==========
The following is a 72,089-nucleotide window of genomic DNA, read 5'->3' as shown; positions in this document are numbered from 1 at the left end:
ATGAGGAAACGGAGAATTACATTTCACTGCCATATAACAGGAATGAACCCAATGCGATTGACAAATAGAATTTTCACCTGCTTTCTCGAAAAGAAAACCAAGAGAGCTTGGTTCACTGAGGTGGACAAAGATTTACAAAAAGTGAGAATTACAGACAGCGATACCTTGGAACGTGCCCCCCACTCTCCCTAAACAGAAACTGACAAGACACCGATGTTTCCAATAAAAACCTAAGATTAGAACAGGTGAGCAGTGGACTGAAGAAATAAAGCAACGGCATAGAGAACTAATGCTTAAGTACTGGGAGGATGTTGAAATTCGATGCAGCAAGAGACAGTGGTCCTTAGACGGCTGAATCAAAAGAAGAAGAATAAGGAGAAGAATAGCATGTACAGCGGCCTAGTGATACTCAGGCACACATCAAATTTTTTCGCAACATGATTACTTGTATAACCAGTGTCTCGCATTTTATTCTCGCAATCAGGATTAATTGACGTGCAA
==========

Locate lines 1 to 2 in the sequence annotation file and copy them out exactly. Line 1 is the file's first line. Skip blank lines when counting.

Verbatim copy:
The following is a 72,089-nucleotide window of genomic DNA, read 5'->3' as shown; positions in this document are numbered from 1 at the left end:
ATGAGGAAACGGAGAATTACATTTCACTGCCATATAACAGGAATGAACCCAATGCGATTGACAAATAGAATTTTCACCTGCTTTCTCGAAAAGAAAACCAAGAGAGCTTGGTTCACTGAGGTGGACAAAGATTTACAAAAAGTGAGAATTACAGACAGCGATACCTTGGAACGTGCCCCCCACTCTCCCTAAACAGAAACTGACAAGACACCGATGTTTCCAATAAAAACCTAAGATTAGAACAGGTGAGCAGTGGACTGAAGAAATAAAGCAACGGCATAGAGAACTAATGCTTAAGTACTGGGAGGATGTTGAAATTCGATGCAGCAAGAGACAGTGGTCCTTAGACGGCTGAATCAAAAGAAGAAGAATAAGGAGAAGAATAGCATGTACAGCGGCCTAGTGATACTCAGGCACACATCAAATTTTTTCGCAACATGATTACTTGTATAACCAGTGTCTCGCATTTTATTCTCGCAATCAGGATTAATTGACGTGCAA